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Flavored Whiskey Blind Taste Test — Jim Beam Vs. Jack Daniels

It’s time for another blind taste test. Today’s pick? Flavored whiskey from Jim Beam and Jack Daniel’s, two brands I really enjoy making a genre of whiskey I don’t particularly care for. Which made for an altogether fascinating experience.

Speaking generally, I find that almost all flavored whiskeys skew towards being overly saccharine. So be patient with me if you feel me having to stretch to find positive things to say throughout this blind tasting. The whiskeys themselves are already sweet enough, they don’t need help from me.

I also changed up the format slightly. I’m tasting six bottles staring with Jack Daniel’s and Jim Beam’s honey and apple expressions plus JD’s Fire (their cinnamon expression) and Beam’s Red Stag (their cherry liqueur infused with bourbon). I tasted the honey bottles against each other and chose one as a winner. I did the same with the apple expressions. Then the Fire and Red Stag were like a “Wild Card” round. In the end, I still ranked them all by taste.

I did find one dram I didn’t mind in all this chaos. I was kind of taken aback by it, in fact, because I’ve had the expression before and dismissed it. Today, it rang the truest and won the day. Click the prices to order the expressions that look best to you!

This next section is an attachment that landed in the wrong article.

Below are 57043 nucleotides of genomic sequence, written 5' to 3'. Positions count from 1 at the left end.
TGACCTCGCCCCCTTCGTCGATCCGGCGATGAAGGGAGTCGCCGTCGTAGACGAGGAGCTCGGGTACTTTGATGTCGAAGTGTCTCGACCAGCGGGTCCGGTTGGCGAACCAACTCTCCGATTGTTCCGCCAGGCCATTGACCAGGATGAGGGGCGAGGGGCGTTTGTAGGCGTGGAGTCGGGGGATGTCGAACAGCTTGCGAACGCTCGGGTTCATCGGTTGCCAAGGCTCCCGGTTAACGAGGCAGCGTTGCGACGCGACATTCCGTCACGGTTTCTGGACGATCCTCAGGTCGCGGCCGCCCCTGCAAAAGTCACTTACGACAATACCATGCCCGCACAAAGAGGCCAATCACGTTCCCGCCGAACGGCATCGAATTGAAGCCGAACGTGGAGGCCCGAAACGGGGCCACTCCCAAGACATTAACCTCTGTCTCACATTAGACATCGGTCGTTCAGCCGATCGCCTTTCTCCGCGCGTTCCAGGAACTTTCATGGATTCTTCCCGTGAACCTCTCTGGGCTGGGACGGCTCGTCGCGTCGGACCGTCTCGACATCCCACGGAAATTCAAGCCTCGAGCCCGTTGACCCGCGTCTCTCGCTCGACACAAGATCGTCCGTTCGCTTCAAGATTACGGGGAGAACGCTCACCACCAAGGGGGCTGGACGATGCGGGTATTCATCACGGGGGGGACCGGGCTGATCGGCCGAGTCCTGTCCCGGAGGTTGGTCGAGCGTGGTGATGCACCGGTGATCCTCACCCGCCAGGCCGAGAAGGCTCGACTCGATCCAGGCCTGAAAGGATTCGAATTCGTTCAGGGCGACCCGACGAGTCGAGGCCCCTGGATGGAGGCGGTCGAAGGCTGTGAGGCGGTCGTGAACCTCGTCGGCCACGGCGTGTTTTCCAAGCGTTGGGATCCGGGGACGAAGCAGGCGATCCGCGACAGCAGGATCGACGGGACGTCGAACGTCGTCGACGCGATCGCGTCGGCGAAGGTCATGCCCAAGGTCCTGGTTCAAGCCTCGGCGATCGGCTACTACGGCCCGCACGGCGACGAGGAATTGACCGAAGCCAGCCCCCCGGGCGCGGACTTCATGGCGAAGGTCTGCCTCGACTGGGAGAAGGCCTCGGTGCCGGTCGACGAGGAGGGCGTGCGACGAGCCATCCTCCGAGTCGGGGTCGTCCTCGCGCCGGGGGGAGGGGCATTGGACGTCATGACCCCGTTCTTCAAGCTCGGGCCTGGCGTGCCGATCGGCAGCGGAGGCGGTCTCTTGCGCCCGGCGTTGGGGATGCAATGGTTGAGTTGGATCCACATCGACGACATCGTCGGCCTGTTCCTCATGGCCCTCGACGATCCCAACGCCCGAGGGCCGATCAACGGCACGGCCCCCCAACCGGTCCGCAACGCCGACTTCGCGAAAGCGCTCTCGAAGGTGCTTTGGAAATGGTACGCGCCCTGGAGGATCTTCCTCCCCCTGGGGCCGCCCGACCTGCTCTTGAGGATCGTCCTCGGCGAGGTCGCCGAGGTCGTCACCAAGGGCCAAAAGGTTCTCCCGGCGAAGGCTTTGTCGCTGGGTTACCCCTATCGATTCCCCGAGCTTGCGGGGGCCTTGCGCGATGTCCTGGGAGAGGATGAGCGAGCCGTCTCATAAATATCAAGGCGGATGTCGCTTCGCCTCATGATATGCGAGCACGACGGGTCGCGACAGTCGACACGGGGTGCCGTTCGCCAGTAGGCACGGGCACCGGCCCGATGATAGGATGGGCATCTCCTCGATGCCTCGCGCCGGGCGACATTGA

Part 1: The Taste

Zach Johnston

Taste 1 (Honey):

Zach Johnston

Tasting Notes:

Okay… I’m getting a lot of vanilla cream on the nose. In fact, it’s almost exactly like a box of Jell-O vanilla pudding but thin like it was made with skim milk. The taste is not that at all — it’s very sweet honey hard candies. The mid-palate lurches back towards that vanilla cream which doesn’t feel quite right with the honey candy. The end is very short and very sweet but more vanilla than honey.

Taste 2 (Honey):

Zach Johnston

Tasting Notes:

Well… this is weird. There’s almost nothing on the nose besides mineral water and a very slight touch of grain and fruit. The taste on the other hand explodes with a fresh honey vibe and peaks with a slight end-of-the-tongue spice note and buzz. The honey lasts and feels like I had a spoon of actual honey.

WINNER:

Taste 2 by far. It tasted like actual honey.

Taste 3 (Apple):

Zach Johnston

Tasting Notes:

There’s a really sour apple note on the nose that almost feels like an apple yogurt with a hint of wet wood. The taste is so sweet that it’s pretty much an apple Jolly Rancher through and through. It gets syrupy the longer it goes on, to the point where it tastes like the apple bar syrup you use for Appletinis.

Taste 4 (Apple):

Zach Johnston

Tasting Notes:

This is a sweet apple on the nose, almost Red Delicious. The taste is kind of like an apple cider — not the bubbly kind but those little stubby Martinelli’s Apple Cider bottles you get in delis. It’s also smooth and leads towards an apple cider oak barrel, with a touch of spice.

WINNER:

Taste 4. It was familiar and dialed back. It was sweet but the sweetness came via the apple, not the syrups.

Taste 5 (Wild Card):

Zach Johnston

Tasting Notes:

Wow! This nose is exactly like cinnamon ginger snaps. It’s boldly cinnamon and ginger forward to the point that I feel like it’s December again. The taste is all Red Hots with a good cinnamon spice that starts to get woody by the end of the sip. Plus, it still feels a little bit like whiskey. A definite perk.

Taste 6 (Wild Card):

Zach Johnston

Tasting Notes:

This nose is cherry candy that almost feels like cherry yogurt with a hint of sourness. The taste is pure cherry bar syrup. After another sip, there’s a slight hint of spice and maybe caramel somewhere under all that sugary cherry.